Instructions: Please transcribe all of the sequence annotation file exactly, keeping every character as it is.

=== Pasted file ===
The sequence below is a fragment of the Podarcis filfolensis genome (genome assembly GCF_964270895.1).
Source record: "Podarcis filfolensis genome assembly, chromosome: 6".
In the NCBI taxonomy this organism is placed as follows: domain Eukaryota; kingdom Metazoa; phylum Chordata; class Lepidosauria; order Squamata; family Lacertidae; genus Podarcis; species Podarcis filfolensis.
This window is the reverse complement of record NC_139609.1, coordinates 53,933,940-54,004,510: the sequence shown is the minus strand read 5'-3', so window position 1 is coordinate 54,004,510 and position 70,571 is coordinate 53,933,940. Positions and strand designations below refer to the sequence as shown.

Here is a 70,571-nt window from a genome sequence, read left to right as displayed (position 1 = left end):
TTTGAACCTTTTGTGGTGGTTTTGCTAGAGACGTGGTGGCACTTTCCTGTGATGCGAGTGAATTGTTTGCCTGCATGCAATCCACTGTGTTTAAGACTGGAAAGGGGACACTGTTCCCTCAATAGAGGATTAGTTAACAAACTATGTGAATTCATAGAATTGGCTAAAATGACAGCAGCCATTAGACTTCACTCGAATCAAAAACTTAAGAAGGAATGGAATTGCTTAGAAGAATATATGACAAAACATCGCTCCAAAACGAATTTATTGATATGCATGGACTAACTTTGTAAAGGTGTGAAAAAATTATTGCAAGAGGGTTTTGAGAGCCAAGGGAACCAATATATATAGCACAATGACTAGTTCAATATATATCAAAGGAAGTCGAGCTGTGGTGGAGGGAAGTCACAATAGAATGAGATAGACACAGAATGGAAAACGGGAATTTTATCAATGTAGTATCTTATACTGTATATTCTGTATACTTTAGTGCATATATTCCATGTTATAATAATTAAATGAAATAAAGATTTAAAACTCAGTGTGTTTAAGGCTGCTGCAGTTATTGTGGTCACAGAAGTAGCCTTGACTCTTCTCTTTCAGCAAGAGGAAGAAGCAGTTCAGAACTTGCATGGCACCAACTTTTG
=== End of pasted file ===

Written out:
The sequence below is a fragment of the Podarcis filfolensis genome (genome assembly GCF_964270895.1).
Source record: "Podarcis filfolensis genome assembly, chromosome: 6".
In the NCBI taxonomy this organism is placed as follows: domain Eukaryota; kingdom Metazoa; phylum Chordata; class Lepidosauria; order Squamata; family Lacertidae; genus Podarcis; species Podarcis filfolensis.
This window is the reverse complement of record NC_139609.1, coordinates 53,933,940-54,004,510: the sequence shown is the minus strand read 5'-3', so window position 1 is coordinate 54,004,510 and position 70,571 is coordinate 53,933,940. Positions and strand designations below refer to the sequence as shown.

Here is a 70,571-nt window from a genome sequence, read left to right as displayed (position 1 = left end):
TTTGAACCTTTTGTGGTGGTTTTGCTAGAGACGTGGTGGCACTTTCCTGTGATGCGAGTGAATTGTTTGCCTGCATGCAATCCACTGTGTTTAAGACTGGAAAGGGGACACTGTTCCCTCAATAGAGGATTAGTTAACAAACTATGTGAATTCATAGAATTGGCTAAAATGACAGCAGCCATTAGACTTCACTCGAATCAAAAACTTAAGAAGGAATGGAATTGCTTAGAAGAATATATGACAAAACATCGCTCCAAAACGAATTTATTGATATGCATGGACTAACTTTGTAAAGGTGTGAAAAAATTATTGCAAGAGGGTTTTGAGAGCCAAGGGAACCAATATATATAGCACAATGACTAGTTCAATATATATCAAAGGAAGTCGAGCTGTGGTGGAGGGAAGTCACAATAGAATGAGATAGACACAGAATGGAAAACGGGAATTTTATCAATGTAGTATCTTATACTGTATATTCTGTATACTTTAGTGCATATATTCCATGTTATAATAATTAAATGAAATAAAGATTTAAAACTCAGTGTGTTTAAGGCTGCTGCAGTTATTGTGGTCACAGAAGTAGCCTTGACTCTTCTCTTTCAGCAAGAGGAAGAAGCAGTTCAGAACTTGCATGGCACCAACTTTTG